Vending Banks, Part 1
by F.H. Griffith - HOBBIES Magazine - February 1976

76-02a.JPG (20545 bytes)The period of 1910 into the 1930’s represents a time during which a great number and variety of tin vending type mechanical banks were made. Some were made in the States, a far greater number Abroad, and most of these in Germany. The action and end result in all these vending type banks is practically the same — a coin is dropped or inserted in a coin slot, the coin engages a release mechanism so that a drawer or whatever may be pulled open and a wrapped piece of chocolate slides out. There’s nothing very earth-shaking about the action involved, however, all banks of this type are very definitely in the mechanical category and it is necessary to use a coin to receive the piece of candy.

Key locking coin traps are provided in most of the vending banks. This may mean the entire back or side may swing open or slide up, not only to remove coins but also to replenish the stock of small chocolate bars. The bars are usually exposed to view from the front of these banks by means of a small glass window, tempting the viewer to place his coin and receive his candy.

A line of demarcation exists between toy vending machines per se and vending toy savings bank. A vending toy savings bank is just that — primarily a toy savings device in which to save money and in so doing a reward for each coin saved. The purpose, of course, to encourage a savings habit in a child. The savings encouragement of most mechanical banks is the visual action, and this is primary. In the case of vending banks, the action is secondary and the piece of candy primary.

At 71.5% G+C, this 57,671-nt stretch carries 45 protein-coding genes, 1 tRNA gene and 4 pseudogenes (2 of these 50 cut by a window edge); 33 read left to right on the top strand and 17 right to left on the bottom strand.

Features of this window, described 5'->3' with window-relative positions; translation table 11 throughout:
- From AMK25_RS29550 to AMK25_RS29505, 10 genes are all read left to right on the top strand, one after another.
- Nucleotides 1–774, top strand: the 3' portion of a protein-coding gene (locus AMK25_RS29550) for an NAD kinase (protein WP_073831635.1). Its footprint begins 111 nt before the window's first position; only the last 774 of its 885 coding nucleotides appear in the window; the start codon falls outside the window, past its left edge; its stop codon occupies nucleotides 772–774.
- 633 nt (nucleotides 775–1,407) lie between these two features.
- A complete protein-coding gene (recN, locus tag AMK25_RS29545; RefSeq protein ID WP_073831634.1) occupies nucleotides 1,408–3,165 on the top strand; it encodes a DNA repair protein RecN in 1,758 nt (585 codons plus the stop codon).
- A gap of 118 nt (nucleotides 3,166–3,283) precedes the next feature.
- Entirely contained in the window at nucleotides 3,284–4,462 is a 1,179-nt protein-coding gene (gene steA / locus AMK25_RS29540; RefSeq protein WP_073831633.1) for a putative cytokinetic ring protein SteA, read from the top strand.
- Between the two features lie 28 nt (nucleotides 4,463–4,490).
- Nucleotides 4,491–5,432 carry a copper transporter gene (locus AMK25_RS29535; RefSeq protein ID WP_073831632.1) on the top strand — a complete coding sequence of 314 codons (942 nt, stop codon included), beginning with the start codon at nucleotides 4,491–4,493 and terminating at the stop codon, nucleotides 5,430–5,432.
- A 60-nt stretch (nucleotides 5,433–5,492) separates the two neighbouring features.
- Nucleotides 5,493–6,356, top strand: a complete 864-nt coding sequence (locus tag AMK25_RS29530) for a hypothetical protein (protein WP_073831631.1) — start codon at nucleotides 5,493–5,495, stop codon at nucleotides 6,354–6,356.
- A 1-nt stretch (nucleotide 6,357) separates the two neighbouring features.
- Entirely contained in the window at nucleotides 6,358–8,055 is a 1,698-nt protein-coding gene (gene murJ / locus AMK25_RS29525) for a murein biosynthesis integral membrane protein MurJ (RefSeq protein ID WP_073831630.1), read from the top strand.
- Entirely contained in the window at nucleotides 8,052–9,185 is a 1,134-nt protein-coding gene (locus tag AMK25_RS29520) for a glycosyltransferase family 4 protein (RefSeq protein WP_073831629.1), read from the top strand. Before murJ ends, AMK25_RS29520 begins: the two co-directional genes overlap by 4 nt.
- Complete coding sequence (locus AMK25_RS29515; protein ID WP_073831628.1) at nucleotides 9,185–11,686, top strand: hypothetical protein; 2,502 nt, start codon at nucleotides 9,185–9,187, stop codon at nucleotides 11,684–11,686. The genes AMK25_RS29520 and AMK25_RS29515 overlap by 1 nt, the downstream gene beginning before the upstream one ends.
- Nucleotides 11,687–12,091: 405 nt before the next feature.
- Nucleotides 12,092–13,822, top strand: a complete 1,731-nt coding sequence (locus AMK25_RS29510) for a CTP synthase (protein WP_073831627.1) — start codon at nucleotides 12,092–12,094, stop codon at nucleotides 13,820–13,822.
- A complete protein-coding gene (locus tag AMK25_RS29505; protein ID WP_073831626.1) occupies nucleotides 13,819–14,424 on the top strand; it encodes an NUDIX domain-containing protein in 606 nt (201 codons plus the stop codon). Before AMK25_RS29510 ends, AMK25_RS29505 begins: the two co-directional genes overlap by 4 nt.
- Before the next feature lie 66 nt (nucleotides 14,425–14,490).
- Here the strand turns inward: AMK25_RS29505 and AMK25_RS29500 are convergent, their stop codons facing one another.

76-02c.JPG (9891 bytes)Not to confuse the issue, but rather to keep clarification, it should be mentioned that not all the vending banks use small chocolate bars. There are exceptions, and one that comes to mind at the moment is a toy tin bank that dispenses a cigarette on insertion of the coin. This bank actually shows in colored lithography boys smoking cigarettes! Very definitely, in the writer’s opinion, this bank was made in the 1920’s during the carefree, careless attitude typical of this era.

There is no doubt that the prime purpose behind the vending banks was to promote the chocolate candies of various well known companies. One of the largest, Stollwerck, utilized banks for various Countries so that some Stollwerck are in French and used a French coin; others in German and the respective coin; English for English coins; English for American coins, and so on. All with the purpose, of course, of promoting Stollwerck chocolate in each respective Country.

One of the more attractive of the vending type banks is the Droste’s Spaar-Automaat, Figure 1, and No. 256 in the numerical classification. It is lithographed in various decorative colors of red, gold, light and dark blue, brown, white and pink. A mother, father, son and daughter are lithographed on the left side and back. They are shown putting coins in the bank. The right side has the Droste figure with a chocolate bar. The picture speaks for itself, the action we have covered, and there’s not much more to be said except that the origin of the bank is Holland.

In Figure 2 we have the Pascall Savings Bank, No. 257 in the numerical classification, another nice attractive vending bank. The entire bank is purple with wording and other decorations in gold. Once again the picture is self explanatory, action the same, and enough said.

Figure 3 shows the Chocolat Menier Vending Bank, a rather decorative item, interesting shape, and interesting decorations. Colors are green, blue, light tan, white and gold. In this bank the entire dome is the coin trap — held in place by a small lock in the rear. The Chocolat Menier is No. 258 in the numerical classification.

(To be continued next month as Part 2)